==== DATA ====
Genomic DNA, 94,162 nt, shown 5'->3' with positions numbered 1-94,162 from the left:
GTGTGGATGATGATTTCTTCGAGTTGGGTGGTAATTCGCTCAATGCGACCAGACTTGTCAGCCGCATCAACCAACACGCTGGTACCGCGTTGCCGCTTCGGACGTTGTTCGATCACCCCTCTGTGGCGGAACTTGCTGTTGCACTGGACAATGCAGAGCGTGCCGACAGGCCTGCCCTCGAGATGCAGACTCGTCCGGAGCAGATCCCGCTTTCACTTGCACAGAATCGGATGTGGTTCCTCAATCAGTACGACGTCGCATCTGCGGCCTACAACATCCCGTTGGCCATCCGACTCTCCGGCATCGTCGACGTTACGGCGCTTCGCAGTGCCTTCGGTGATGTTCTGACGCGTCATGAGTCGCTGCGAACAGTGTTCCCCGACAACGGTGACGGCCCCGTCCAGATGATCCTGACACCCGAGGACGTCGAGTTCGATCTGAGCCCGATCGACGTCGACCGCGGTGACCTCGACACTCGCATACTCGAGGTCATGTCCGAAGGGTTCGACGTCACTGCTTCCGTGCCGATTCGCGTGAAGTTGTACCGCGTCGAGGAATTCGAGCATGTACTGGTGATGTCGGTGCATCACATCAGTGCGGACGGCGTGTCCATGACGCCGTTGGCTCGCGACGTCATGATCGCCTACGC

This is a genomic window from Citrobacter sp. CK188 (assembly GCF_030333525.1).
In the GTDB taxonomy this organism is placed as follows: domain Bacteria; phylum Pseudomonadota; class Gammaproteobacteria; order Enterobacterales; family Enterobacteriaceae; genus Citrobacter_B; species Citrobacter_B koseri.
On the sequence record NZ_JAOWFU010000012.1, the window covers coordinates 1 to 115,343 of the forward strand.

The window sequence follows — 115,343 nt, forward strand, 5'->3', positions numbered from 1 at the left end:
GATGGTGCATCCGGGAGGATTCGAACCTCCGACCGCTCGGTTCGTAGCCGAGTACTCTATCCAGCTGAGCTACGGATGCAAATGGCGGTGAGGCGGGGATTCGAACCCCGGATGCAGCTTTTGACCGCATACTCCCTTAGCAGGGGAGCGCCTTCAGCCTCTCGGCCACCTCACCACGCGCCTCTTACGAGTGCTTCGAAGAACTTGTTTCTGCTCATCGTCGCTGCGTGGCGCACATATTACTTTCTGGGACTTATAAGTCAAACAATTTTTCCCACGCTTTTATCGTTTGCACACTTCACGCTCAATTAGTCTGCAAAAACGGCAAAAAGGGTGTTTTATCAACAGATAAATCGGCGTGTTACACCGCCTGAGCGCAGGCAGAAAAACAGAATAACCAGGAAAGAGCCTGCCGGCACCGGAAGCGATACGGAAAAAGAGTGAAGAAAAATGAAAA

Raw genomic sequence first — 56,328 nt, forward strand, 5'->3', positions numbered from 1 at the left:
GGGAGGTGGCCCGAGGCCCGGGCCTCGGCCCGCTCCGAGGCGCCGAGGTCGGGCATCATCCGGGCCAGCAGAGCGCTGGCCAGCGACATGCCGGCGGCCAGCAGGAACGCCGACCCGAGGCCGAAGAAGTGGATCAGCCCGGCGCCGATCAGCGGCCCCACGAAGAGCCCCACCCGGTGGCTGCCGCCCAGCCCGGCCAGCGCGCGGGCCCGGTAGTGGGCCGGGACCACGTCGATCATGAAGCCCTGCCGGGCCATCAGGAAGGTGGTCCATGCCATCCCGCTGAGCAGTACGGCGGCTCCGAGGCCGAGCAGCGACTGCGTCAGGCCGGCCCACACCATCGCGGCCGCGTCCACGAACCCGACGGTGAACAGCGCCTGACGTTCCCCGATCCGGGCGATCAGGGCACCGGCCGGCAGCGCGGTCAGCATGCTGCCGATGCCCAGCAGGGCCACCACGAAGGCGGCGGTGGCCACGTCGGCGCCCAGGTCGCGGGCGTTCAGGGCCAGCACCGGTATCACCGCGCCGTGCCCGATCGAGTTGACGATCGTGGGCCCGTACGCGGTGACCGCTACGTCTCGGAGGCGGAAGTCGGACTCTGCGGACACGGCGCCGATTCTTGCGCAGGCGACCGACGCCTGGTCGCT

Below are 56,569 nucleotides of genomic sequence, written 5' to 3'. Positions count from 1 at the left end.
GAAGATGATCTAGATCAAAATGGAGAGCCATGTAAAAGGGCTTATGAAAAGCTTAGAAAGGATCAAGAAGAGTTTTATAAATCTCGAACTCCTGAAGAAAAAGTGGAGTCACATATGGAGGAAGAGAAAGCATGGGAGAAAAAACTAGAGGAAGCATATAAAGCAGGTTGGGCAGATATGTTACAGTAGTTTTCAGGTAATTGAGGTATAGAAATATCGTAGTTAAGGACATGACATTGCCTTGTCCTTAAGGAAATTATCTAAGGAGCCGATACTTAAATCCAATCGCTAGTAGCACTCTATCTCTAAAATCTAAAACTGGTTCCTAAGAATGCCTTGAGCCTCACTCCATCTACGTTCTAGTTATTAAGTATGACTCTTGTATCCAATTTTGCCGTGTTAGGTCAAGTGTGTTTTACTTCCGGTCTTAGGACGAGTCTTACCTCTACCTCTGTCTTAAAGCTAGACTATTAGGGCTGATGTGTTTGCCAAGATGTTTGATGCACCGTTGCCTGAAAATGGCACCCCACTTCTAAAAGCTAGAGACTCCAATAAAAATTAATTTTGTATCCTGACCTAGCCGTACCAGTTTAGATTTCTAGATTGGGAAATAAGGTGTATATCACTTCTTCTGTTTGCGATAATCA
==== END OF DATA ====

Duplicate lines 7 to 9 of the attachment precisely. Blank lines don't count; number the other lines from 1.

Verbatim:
GATGGTGCATCCGGGAGGATTCGAACCTCCGACCGCTCGGTTCGTAGCCGAGTACTCTATCCAGCTGAGCTACGGATGCAAATGGCGGTGAGGCGGGGATTCGAACCCCGGATGCAGCTTTTGACCGCATACTCCCTTAGCAGGGGAGCGCCTTCAGCCTCTCGGCCACCTCACCACGCGCCTCTTACGAGTGCTTCGAAGAACTTGTTTCTGCTCATCGTCGCTGCGTGGCGCACATATTACTTTCTGGGACTTATAAGTCAAACAATTTTTCCCACGCTTTTATCGTTTGCACACTTCACGCTCAATTAGTCTGCAAAAACGGCAAAAAGGGTGTTTTATCAACAGATAAATCGGCGTGTTACACCGCCTGAGCGCAGGCAGAAAAACAGAATAACCAGGAAAGAGCCTGCCGGCACCGGAAGCGATACGGAAAAAGAGTGAAGAAAAATGAAAA

Raw genomic sequence first — 56,328 nt, forward strand, 5'->3', positions numbered from 1 at the left:
GGGAGGTGGCCCGAGGCCCGGGCCTCGGCCCGCTCCGAGGCGCCGAGGTCGGGCATCATCCGGGCCAGCAGAGCGCTGGCCAGCGACATGCCGGCGGCCAGCAGGAACGCCGACCCGAGGCCGAAGAAGTGGATCAGCCCGGCGCCGATCAGCGGCCCCACGAAGAGCCCCACCCGGTGGCTGCCGCCCAGCCCGGCCAGCGCGCGGGCCCGGTAGTGGGCCGGGACCACGTCGATCATGAAGCCCTGCCGGGCCATCAGGAAGGTGGTCCATGCCATCCCGCTGAGCAGTACGGCGGCTCCGAGGCCGAGCAGCGACTGCGTCAGGCCGGCCCACACCATCGCGGCCGCGTCCACGAACCCGACGGTGAACAGCGCCTGACGTTCCCCGATCCGGGCGATCAGGGCACCGGCCGGCAGCGCGGTCAGCATGCTGCCGATGCCCAGCAGGGCCACCACGAAGGCGGCGGTGGCCACGTCGGCGCCCAGGTCGCGGGCGTTCAGGGCCAGCACCGGTATCACCGCGCCGTGCCCGATCGAGTTGACGATCGTGGGCCCGTACGCGGTGACCGCTACGTCTCGGAGGCGGAAGTCGGACTCTGCGGACACGGCGCCGATTCTTGCGCAGGCGACCGACGCCTGGTCGCT